Spread betting is also commonly used as a means of trading in currency. The currency markets are the largest globally by trade volumes, with trillions exchanged on a daily basis as investors, governments and companies look to make the most of their money. Used for hedging, investment and sheer price speculation, the currency markets are fast paced and highly volatile at the best of times, and when spread betting is thrown in the mix, the model becomes even more lively. For short-term traders looking to make a quick profit, this is good news – fast moving markets mean more action for traders, both positive and negative.
Aside from spread betting, forex trading tends to be highly leveraged anyway as a rule, although the costs of financing this leverage are deductible from trading profits. In that sense, financial spread betting provides a degree of detachment from the currency transaction, using currency pairings as an index for quoting spreads rather than trading in the currency directly. This mitigates the costs of financing leverage, because leverage in spread betting is inherent in the DNA of the transaction – one point movements equates to one multiple of your stake, and this proportion of leverage remains unchanged. With only the stake amount variable, spread betting is arguably a much less intimidating marketplace for traders to engage with the currency markets, and allows speculation on currency prices without the hassle and pressures of funding leverage.
Why Spread Bet on Forex
Spread betting on currencies, as with most other bases of spread betting, needs only micro movements in the underlying market to deliver a significant profit. A spread betting position that moves two points will yield a 200% return, whereas the picture with regular forex trading is much more complex and costly. The financed portion in forex trading has to be accounted for, given that it is provided by the broker, and interest charges continue to accrue the longer you hold out on your position. Spread betting on the other hand builds all its trading costs into the broker’s spread, usually no more than a few points, and assuming you don’t want to carry positions overnight, this can be a more cost-effective way of trading the markets.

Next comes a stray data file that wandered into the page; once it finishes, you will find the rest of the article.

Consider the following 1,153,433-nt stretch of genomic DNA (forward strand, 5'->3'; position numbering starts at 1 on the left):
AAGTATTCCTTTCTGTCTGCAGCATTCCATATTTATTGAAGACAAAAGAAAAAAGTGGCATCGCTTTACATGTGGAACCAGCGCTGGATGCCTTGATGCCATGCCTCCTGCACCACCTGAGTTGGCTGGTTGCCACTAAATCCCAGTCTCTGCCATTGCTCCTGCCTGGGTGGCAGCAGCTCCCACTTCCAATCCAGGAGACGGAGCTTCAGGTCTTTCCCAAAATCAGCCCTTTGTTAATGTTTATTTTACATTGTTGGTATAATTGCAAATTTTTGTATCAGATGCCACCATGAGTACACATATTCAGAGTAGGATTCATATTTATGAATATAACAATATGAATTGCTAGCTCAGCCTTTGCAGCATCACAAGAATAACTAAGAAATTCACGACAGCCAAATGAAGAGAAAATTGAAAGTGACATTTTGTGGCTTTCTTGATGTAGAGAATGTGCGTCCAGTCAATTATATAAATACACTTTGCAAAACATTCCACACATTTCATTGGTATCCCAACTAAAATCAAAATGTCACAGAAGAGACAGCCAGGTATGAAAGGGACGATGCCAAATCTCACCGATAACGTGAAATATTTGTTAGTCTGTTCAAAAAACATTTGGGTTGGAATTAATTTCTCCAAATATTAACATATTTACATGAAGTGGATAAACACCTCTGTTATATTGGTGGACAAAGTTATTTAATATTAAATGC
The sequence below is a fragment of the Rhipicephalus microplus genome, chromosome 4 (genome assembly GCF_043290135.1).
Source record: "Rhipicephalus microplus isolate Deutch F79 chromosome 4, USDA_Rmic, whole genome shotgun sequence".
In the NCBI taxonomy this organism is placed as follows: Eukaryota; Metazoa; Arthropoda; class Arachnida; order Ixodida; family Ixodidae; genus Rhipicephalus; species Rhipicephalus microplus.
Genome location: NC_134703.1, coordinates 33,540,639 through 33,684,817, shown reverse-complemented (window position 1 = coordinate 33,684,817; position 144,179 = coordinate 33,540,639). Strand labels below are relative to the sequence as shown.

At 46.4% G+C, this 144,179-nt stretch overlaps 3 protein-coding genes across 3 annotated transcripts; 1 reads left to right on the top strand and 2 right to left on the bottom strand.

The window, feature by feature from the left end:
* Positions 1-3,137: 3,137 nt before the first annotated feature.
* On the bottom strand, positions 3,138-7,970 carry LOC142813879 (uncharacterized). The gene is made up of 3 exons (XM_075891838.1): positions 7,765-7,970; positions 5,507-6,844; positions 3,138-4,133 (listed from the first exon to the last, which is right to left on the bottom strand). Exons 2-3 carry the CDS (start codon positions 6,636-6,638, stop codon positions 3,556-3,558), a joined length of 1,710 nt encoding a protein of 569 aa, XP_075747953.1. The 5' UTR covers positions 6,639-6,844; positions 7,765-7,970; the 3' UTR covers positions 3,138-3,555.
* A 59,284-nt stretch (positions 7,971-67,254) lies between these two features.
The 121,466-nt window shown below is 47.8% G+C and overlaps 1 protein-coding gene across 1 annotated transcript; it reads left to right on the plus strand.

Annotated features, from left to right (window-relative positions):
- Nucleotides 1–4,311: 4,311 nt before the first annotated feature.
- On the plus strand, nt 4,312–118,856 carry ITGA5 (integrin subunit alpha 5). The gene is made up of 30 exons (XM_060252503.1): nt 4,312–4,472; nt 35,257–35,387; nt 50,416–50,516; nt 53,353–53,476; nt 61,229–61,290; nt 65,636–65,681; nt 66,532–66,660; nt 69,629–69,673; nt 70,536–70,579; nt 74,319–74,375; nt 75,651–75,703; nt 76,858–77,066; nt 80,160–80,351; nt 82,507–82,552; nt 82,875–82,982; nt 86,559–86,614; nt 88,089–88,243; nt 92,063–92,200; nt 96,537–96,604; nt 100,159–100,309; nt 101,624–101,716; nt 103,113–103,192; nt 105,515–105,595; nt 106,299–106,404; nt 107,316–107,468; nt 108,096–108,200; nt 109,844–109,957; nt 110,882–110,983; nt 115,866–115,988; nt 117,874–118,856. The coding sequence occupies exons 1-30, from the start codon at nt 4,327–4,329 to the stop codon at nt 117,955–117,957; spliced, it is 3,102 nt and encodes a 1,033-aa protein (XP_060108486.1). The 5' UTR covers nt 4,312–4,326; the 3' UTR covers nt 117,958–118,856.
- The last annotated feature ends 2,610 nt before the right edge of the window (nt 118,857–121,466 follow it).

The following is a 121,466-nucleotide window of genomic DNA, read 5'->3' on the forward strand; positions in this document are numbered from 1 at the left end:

Spread betting on currencies is designed for the short-term, and provides easier access to the forex and other major markets through one simple platform. The elegance and simplicity of the spread betting transaction should not be underestimated – in refining the trading process and delivering easily calculable returns and risks, traders can more readily turn their attention to the business at hand – identifying profit opportunities as they arise.
How To Spread Bet on Currencies
Currencies tend to fluctuate on the basis of domestic and international economic considerations. Always quoted in pairs, currencies will rise or fall against their counterparts depending on the economic decisions of the relevant authorities, and indeed the international approval of the home economy in the form of supply and demand for that particular currency. Consider the example of the UK. If the UK raises interest rates, this will generally translate into a higher return for savers in UK bank accounts. For investors managing substantial portfolios, including large institutional investors like hedge funds and pension funds, this might present a more attractive or more stable return for their clients, prompting them to buy pound sterling, in the form of a UK bank deposit. If the currency rate strengthens even more, selling sterling will deliver a capital gain, in addition to the ongoing yield delivered by the savings rate of interest. And as more investors buy sterling, demand will increase and push its price in comparison to other major global currencies skyward.
This leads to a couple of pretty significant conclusions. Currency markets, like any other, are driven by supply and demand, and the factors which prompt supply and demand considerations are wholly economic. If a government prints more money, known as quantitative easing, the value of the currency will fall because the money supply has been increased. If the UK looks like a safe economic prospect, investors will deposit there for the stability and security of returns that can be provided. As a trader, it’s up to you to identify the economic triggers on a particular day that could influence other investors to bid up or sell down a particular currency pair, through a combination of technical price analysis and an interpretation of current economic and political affairs.